While the news about Amazon’s new Kindles, as well as the soon-to-come pre-installed Washington Post app, is making the headlines, a quiet move to “carrier billing” by Amazon in Germany may signal a bigger revolution in the card-not-present subscription billing arena.”Carrier billing” refers to the practice of allowing consumers to tack on digital purchases — eBooks, music, downloads, etc. — to their monthly phone bill. We previously covered the use of such billing methods in Brazil by Bemobi, which is a smart move for emerging markets where consumers are either lacking or suspicious of credit cards. But the new payment technology seems to also be catching fire in Europe, where direct debit (the practice of automatically deducting magazine subscriptions from a consumer’s bank account) is already a common practice.To some extent, this shift in consumer payment preferences was expected. In our 2013 Online Subscription Benchmark Report, we reported on consumer payment preferences in numerous international markets, with the chart below specifying German consumer preferences. As you can see, direct debit and bank transfers are preferred by a far greater proportion of the population than credit or debit card processing for online payments.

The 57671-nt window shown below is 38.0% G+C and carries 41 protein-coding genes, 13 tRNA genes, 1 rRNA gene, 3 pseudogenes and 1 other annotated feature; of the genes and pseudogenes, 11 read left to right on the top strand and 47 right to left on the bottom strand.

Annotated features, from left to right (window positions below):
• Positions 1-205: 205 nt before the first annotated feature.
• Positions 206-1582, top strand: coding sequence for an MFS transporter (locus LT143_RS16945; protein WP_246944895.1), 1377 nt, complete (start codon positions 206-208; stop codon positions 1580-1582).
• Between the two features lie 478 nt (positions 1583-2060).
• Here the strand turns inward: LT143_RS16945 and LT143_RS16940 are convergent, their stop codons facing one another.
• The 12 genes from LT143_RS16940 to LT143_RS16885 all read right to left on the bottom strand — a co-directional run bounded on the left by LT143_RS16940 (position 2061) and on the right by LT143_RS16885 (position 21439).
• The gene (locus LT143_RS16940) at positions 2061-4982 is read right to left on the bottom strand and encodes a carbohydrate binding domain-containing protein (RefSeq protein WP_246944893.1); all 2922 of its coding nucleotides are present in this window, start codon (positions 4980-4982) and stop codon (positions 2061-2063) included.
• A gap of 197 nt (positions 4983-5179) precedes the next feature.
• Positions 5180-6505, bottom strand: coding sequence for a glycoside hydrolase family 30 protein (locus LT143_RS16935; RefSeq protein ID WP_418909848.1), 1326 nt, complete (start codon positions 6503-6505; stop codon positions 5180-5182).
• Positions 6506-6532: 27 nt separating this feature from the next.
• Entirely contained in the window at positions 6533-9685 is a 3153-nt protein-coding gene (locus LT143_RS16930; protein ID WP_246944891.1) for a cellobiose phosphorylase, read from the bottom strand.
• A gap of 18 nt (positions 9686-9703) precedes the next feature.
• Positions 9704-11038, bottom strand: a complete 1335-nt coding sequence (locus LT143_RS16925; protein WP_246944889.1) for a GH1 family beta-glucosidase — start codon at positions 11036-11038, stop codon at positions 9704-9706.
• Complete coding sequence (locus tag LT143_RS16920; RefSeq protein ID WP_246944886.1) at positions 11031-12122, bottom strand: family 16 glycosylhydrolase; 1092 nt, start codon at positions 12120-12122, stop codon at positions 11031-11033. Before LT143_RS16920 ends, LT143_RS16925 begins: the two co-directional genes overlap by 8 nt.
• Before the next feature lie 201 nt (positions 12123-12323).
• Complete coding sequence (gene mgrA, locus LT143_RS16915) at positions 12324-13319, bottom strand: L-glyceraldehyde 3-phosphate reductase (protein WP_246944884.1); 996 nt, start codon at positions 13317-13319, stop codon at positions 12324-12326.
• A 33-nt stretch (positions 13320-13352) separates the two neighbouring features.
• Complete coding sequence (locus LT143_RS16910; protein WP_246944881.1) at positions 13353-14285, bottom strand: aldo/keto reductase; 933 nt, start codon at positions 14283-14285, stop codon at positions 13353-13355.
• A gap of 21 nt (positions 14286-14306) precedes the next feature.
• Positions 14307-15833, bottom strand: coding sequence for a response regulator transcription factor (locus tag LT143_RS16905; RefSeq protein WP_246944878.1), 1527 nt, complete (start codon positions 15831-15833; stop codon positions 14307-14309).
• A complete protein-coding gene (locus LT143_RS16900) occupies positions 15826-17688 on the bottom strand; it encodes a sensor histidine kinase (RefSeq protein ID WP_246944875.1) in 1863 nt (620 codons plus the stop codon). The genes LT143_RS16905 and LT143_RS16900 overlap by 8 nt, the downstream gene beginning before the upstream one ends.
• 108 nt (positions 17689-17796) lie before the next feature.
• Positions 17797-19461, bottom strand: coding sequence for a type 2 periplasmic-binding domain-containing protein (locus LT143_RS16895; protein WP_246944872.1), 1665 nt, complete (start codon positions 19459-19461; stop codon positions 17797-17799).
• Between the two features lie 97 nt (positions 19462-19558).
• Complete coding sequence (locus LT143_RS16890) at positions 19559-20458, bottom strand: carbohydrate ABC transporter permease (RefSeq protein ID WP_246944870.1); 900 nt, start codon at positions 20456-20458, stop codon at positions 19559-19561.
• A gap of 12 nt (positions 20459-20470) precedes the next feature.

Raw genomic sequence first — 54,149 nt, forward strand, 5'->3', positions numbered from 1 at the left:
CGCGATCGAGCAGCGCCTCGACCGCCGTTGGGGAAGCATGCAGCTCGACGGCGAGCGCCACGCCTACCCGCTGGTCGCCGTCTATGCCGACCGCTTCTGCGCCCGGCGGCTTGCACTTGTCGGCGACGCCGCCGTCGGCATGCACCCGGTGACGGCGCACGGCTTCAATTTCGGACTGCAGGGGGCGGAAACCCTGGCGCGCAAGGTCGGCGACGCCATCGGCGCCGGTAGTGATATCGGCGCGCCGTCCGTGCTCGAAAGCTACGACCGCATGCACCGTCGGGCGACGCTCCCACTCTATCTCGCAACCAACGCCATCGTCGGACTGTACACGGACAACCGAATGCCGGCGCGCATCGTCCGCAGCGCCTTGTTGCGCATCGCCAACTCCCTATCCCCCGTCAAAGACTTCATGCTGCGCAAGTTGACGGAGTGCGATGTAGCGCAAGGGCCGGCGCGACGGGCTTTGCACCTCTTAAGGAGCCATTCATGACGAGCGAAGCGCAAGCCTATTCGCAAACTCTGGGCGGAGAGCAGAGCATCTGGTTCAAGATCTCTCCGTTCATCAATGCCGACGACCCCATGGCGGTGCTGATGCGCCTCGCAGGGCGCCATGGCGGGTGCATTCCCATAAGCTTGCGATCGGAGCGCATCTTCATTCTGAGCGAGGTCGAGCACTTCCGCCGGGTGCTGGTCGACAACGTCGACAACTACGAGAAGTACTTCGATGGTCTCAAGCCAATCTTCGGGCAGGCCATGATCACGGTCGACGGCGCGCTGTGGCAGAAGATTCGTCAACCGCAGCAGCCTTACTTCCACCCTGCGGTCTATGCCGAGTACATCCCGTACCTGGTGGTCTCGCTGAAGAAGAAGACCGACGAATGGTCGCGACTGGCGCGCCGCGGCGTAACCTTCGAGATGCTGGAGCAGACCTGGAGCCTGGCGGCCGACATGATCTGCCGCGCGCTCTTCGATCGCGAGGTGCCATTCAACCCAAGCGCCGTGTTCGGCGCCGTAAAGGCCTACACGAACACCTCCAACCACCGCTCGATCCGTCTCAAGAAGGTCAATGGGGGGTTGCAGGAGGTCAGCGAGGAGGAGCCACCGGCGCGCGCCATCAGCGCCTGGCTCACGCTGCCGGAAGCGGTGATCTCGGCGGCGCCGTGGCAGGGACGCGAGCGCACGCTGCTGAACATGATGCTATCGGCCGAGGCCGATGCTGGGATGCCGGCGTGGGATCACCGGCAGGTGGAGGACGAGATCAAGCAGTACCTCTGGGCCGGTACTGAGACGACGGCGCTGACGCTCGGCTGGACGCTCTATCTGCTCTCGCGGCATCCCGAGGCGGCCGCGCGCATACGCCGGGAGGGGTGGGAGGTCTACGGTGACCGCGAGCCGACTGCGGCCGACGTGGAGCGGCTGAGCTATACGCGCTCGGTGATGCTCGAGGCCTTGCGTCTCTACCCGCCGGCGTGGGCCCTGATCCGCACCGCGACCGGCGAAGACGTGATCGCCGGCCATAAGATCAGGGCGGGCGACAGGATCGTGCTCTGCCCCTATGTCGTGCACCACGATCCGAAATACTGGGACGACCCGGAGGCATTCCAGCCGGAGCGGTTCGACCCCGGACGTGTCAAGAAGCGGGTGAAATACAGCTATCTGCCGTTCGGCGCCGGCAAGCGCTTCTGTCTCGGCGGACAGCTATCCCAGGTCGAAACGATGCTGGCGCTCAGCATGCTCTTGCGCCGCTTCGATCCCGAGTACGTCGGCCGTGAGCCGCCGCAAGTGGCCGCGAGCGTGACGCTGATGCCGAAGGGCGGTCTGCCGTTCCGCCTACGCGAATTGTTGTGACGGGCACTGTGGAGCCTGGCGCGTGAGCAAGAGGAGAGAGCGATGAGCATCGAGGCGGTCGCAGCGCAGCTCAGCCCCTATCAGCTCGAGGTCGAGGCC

Amazon is seeking to capitalize on such market preferences by working with Bango and Telefónica Deutschland to let Telefónica customers tack on digital purchases to their phone bill. Ironically, because consumers are used to paying phone bills, and not used to paying through Google Wallet or Apple Pay (or Amazon, for that matter), this system might see more success.Slate writer Alison Griswold says, “What’s interesting about carrier billing and other forms of mobile payments is the underlying assumption that access to smartphones will at some point exceed access to credit and debit cards.” However, the most interesting feature of carrier billing is actually the lack of need for a smartphone — any mobile phone will do, making it more amenable to emerging economies and developed countries alike.